6. Dr. Novack makes some great points, but particularly when it comes to #6. As a Physical Therapist, I have seen many EOB’s after total joint arthroplasty (hip, knee, shoulder with the occasional ankle) and I can attest that the reimbursement from Medicare is roughly $1200 to $1600 per case. The bulk of the EOB is typically reflective of implant and hospital costs and then you really see the numbers rise.
    Now if we break it down to hourly pay for the orthopod, to come in, change, scrub, do the surgery and the follow up the pay is not worth it from a strictly “business” perspective. Heck, the WSJ this week noted that the average Roto-Rooter bill for clearing a clogged sink is over $200?!?!? Ask any MD, regardless of specialty if their profession is the best profession to get rich and you will hear a resounding NO. Most of these folks really care (not allof them as we all know some that do not) and really do enrich the lives of others to the best of their abilities.
    Matthew does state that his “key point is that public as well as private sector organizations can make the organizational changes necessary to improve productivity” and with that I agree. However, I would have to say that through the use of a more open market incentive based system the changes come quicker and often easier.

  7. Matthew- please cut back on the egg nog- the holiday is over!
    There is too much here to go through- but let me start:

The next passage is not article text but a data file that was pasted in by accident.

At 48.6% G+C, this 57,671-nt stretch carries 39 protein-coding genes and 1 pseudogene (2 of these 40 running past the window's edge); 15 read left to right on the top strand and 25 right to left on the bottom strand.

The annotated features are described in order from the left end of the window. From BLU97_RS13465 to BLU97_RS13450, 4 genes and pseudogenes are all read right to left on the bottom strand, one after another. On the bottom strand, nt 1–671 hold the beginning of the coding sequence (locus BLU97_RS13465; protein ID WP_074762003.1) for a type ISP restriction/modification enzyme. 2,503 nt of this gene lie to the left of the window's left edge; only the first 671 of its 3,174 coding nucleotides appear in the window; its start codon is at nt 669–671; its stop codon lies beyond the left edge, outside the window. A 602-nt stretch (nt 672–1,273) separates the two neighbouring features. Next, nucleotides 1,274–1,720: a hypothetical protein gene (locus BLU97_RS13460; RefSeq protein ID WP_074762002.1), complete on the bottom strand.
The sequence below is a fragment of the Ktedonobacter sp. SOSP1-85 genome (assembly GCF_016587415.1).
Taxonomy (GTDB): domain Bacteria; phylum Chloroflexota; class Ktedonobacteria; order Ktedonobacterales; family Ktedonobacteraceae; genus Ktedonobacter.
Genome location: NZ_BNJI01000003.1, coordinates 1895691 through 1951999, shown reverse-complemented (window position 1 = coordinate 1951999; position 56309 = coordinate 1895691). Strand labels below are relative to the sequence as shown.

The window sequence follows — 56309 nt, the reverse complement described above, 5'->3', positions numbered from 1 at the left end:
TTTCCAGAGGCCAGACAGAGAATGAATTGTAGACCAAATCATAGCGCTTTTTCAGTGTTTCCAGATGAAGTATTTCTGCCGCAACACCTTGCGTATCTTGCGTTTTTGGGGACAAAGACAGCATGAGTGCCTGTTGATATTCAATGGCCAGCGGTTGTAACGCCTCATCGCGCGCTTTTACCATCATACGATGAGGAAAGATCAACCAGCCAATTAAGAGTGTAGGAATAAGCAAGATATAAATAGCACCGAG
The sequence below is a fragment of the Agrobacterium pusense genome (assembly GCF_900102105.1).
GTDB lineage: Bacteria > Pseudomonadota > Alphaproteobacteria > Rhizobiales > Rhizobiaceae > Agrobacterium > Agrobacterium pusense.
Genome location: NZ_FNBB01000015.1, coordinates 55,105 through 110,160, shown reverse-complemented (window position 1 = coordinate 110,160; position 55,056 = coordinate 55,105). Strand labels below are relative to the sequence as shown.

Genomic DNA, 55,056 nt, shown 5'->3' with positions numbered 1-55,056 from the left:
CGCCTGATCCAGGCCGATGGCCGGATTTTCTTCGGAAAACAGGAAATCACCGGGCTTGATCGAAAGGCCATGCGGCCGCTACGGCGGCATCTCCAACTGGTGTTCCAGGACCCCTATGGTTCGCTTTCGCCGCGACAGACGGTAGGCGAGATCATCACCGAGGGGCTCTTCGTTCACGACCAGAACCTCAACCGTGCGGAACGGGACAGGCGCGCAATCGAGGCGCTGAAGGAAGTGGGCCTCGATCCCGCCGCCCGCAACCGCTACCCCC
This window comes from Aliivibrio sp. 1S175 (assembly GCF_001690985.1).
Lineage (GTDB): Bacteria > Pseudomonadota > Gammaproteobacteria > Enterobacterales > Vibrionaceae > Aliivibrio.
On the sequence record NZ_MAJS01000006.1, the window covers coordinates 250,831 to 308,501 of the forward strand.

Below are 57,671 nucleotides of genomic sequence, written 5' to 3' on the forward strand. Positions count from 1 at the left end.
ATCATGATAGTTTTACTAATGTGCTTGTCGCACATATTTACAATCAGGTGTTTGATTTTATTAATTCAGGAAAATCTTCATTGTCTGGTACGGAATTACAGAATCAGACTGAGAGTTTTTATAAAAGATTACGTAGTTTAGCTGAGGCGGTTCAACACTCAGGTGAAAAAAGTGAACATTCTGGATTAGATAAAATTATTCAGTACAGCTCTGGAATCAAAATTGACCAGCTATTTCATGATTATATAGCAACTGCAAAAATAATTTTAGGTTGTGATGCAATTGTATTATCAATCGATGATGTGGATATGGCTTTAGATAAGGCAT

1. Limit the number of doctors — less than 700 orthopedic surgeons begin training each year. The dsitribution may be a problem, but certainly large areas of this problem do not believe there is an oversupply (or would you have a national organization determine where doctors can practice?)
    2. More transparency would help reduce the practice variations by location (relying on a study published in 1986 is kinda weak…)
    3. As you said- you have no idea what it took to get the reduction in wait times. The only hint in the letter is that INCREASED SPECIALIZATION occurred (specialized surgical teams).
    4. You have no independent corroboration of anything in your post that shows where the source data comes from…
    5. Wait times and for profit vs non profit are not necessarily connected (don’t you make that case in the blog regularly?)
    6. THE SURGEON IS USUALLY THE LEAST EXPENSIVE ITEM ON THE BILL! Just ask to see an EOB from anyone who has had one. Medicare pays approx $1400 for the operation + 90 days of follow-up, plus indefinite liability. Implant costs, OR costs, hospital costs, rehabilitation costs are generally all higher than surgeon reimbursement.
    Your ‘hate the doctors’ rhetoric is not generally agreed to by your readers, as the response to my Medicare post implies (despite your less than complimentary introduction…)